Superconducting Helmet. SQUID used to measure brain magnetic fields

SQUID helmet application to measure magnetic fields of the brain. Shown is the exterior wall of the helmet’s thermos, which maintains the liquid helium at cryogenic temperatures. Even though the top of the patient’s skull is just centimeters from a pool o
Los Alamos physicists study MEG superconducting helmets which are composed of 155 SQUIDs, to provide "whole head" brain-current images. The MEG helmet offers improved capabilities that could help make magnetoencephalography, or MEG more common in hospitals.
SQUIDs, or Superconducting Quantum Interference Devices, invented in 1964 by Robert Jaklevic, John Lambe, Arnold Silver, and James Mercereau of Ford Scientific Laboratories, are used to measure extremely small magnetic fields, They are currently the most sensitive magnetometers known, with the noise level as low as 3 fT•Hz−½. While, for example, the Earth magnet field is only about 0.0001 Tesla, some electrical processes in animals produce very small magnetic fields, typically between 0.000001 Tesla and 0.000000001 Tesla. SQUIDs are especially well suited for studying magnetic fields this small.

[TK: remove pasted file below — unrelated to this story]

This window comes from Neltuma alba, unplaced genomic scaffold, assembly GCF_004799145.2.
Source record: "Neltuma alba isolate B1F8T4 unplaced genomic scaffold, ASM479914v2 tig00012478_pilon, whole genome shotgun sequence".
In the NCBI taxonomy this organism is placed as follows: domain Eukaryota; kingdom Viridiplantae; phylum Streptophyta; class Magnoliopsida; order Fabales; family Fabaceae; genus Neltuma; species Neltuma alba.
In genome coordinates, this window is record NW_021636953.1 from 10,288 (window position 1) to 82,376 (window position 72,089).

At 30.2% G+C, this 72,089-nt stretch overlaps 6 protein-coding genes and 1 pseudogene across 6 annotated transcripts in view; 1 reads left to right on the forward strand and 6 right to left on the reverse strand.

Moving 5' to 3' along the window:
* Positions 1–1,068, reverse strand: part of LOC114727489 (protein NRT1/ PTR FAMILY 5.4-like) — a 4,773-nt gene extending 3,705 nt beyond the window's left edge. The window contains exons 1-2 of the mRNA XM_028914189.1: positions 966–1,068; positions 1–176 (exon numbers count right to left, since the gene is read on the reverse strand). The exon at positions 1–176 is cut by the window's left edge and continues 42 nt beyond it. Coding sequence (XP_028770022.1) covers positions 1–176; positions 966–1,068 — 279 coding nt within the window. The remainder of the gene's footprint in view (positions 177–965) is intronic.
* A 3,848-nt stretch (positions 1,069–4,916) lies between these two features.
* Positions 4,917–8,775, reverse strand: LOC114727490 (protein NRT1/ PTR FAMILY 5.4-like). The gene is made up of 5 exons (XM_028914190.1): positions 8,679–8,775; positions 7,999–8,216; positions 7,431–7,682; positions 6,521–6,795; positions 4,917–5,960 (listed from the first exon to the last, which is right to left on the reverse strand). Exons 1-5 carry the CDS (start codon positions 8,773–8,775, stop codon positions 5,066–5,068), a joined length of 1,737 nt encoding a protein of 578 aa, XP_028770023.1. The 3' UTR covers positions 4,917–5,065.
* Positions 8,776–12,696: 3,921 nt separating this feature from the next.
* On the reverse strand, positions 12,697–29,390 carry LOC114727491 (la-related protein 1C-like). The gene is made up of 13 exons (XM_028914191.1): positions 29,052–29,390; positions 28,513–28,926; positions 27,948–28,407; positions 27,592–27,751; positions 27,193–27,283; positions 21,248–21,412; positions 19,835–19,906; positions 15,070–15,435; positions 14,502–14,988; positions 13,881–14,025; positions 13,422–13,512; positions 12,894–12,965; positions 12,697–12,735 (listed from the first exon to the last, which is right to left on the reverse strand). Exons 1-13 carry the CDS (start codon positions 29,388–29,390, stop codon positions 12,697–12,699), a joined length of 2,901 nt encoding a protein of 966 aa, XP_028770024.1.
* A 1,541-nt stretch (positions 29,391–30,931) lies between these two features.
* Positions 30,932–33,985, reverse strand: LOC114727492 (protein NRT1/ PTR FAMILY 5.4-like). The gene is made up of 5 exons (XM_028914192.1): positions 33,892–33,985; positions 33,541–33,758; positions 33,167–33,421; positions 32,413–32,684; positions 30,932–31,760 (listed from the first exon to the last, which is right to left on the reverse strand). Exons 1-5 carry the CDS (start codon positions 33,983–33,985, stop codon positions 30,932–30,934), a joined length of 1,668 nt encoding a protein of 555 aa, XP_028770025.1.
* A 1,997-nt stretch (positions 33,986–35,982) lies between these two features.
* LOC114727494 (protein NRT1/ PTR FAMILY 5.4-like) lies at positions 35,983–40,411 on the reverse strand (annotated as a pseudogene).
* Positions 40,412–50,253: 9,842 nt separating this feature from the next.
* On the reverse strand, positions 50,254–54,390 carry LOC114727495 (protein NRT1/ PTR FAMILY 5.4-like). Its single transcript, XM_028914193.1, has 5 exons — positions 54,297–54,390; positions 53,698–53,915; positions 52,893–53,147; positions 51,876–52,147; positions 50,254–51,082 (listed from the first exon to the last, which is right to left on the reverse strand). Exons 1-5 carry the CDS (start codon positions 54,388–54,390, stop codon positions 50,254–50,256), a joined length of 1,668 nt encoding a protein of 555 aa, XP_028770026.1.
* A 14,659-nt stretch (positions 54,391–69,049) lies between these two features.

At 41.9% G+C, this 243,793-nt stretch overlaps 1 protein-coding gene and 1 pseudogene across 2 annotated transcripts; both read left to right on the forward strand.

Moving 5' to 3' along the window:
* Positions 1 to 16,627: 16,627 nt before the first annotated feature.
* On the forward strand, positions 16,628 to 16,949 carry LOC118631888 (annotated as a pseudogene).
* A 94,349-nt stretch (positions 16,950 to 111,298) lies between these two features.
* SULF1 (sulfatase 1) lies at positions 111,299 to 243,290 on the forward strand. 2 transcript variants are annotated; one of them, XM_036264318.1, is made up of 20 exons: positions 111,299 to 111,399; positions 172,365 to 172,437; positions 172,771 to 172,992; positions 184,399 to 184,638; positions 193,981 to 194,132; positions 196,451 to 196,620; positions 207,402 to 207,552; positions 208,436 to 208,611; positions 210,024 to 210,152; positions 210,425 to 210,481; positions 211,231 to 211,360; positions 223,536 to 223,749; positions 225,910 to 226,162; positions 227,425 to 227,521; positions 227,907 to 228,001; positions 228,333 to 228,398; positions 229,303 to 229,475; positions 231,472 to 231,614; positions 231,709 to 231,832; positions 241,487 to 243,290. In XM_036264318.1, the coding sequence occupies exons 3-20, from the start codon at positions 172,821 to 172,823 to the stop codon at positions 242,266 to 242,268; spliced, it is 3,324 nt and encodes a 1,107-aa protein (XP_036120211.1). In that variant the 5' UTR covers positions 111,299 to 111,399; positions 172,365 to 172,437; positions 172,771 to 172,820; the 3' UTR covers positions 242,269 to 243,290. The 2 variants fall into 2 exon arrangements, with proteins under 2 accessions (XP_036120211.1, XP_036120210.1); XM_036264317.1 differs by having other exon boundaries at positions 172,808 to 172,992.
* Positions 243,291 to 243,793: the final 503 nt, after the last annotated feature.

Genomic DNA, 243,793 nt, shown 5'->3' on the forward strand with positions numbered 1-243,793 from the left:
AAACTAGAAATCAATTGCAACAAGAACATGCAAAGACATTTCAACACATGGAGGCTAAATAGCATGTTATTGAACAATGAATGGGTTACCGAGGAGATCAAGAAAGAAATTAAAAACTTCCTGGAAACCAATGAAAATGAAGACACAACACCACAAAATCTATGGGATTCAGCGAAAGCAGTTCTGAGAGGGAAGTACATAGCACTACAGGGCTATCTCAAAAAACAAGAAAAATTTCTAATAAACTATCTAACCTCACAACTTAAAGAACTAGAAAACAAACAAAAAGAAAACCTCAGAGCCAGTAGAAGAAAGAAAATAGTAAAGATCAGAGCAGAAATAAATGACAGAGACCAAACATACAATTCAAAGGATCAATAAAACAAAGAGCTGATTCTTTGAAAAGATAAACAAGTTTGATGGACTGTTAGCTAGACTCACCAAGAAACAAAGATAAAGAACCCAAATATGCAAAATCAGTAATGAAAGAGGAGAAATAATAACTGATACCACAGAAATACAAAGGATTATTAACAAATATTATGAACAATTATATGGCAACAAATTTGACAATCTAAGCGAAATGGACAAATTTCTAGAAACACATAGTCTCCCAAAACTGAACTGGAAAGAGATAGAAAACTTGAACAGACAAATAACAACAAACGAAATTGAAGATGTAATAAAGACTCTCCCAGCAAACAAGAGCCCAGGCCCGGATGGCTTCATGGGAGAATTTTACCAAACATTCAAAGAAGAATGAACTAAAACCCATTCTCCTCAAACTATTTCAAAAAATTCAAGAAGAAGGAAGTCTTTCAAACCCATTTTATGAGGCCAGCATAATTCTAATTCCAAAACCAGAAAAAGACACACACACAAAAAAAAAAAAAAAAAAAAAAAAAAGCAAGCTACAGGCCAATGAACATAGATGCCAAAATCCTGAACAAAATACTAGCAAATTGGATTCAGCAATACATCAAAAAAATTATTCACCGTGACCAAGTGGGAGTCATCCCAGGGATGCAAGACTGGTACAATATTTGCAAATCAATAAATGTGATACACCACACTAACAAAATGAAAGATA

Measuring the brain’s magnetic fields is even much more difficult because just above the skull the strength of the magnetic field is only about 0.3 picoTesla (0.0000000000003 Tesla). This is less than a hundred-millionth of Earth’s magnetic field. In fact, brain fields can be measured only with the most sensitive magnetic-field sensor, i.e. with the superconducting quantum interference device, or SQUID.

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